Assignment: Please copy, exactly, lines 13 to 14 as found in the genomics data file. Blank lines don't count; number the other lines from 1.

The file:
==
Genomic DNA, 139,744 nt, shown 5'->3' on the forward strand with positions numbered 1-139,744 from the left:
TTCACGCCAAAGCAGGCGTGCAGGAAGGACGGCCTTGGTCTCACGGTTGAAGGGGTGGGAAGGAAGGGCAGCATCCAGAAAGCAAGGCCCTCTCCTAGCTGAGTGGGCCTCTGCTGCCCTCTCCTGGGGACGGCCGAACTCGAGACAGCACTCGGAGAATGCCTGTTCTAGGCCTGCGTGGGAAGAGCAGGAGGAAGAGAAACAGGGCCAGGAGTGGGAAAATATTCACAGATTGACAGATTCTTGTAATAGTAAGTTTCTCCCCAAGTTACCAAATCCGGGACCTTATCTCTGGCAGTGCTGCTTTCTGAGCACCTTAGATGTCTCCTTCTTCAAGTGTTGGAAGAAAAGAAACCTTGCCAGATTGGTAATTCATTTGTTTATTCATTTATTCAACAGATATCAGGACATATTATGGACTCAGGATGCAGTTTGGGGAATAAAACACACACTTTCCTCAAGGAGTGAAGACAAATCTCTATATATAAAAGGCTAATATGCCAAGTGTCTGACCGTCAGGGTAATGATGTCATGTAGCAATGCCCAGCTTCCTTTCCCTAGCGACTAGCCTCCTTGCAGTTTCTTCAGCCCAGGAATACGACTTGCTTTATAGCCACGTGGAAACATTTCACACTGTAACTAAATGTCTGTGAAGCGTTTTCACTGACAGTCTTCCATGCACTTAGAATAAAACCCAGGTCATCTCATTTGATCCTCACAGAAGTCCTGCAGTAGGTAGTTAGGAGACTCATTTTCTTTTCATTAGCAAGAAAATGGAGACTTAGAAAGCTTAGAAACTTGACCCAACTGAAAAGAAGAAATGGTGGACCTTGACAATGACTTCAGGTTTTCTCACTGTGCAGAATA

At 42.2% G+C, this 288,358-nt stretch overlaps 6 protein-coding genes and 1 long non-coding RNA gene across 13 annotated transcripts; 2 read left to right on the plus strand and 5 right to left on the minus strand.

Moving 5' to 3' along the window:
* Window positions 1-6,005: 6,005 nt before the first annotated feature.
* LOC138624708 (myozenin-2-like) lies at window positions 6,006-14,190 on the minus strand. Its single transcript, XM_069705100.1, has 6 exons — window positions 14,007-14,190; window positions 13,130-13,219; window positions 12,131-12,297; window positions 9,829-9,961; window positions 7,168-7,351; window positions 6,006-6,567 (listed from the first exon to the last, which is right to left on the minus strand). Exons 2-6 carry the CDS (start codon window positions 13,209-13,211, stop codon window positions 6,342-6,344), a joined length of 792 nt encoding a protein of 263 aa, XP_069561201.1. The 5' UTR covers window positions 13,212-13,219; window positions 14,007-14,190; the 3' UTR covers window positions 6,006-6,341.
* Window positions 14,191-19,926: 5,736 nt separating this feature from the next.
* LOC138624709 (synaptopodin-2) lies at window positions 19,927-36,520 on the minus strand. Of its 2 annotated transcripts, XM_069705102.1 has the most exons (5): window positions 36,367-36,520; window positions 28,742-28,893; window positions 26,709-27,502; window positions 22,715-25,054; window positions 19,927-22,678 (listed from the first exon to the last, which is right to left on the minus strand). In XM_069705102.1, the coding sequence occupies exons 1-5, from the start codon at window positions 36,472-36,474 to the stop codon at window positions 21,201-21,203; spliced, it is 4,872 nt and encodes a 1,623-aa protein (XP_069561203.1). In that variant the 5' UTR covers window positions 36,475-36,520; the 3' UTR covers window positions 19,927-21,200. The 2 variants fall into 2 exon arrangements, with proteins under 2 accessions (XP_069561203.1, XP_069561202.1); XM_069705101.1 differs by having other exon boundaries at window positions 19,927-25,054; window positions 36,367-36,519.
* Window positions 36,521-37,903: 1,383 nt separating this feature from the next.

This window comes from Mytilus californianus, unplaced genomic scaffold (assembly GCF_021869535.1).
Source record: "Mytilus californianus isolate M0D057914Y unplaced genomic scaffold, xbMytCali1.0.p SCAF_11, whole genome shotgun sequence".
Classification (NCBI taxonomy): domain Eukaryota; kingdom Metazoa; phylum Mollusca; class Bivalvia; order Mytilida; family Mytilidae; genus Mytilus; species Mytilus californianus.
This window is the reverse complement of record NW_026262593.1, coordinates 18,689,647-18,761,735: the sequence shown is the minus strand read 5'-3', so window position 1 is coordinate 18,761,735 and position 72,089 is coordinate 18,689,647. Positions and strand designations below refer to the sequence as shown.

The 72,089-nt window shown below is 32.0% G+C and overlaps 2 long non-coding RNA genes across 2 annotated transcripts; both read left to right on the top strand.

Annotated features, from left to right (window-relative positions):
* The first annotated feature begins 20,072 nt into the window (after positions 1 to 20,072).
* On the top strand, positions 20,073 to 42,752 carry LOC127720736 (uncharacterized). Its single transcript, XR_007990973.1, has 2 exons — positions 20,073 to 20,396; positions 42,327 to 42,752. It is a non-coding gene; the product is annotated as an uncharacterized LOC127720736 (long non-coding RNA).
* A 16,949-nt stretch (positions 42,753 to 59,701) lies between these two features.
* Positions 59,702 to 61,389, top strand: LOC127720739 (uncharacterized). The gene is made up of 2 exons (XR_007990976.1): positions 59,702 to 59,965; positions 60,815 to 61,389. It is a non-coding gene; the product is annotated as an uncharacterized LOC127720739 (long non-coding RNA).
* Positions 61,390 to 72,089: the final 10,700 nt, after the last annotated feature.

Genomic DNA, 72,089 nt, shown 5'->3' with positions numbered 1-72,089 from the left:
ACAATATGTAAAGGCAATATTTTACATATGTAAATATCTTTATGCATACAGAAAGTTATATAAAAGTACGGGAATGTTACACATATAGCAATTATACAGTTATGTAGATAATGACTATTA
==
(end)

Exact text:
This window is the reverse complement of record NW_026262593.1, coordinates 18,689,647-18,761,735: the sequence shown is the minus strand read 5'-3', so window position 1 is coordinate 18,761,735 and position 72,089 is coordinate 18,689,647. Positions and strand designations below refer to the sequence as shown.

The 72,089-nt window shown below is 32.0% G+C and overlaps 2 long non-coding RNA genes across 2 annotated transcripts; both read left to right on the top strand.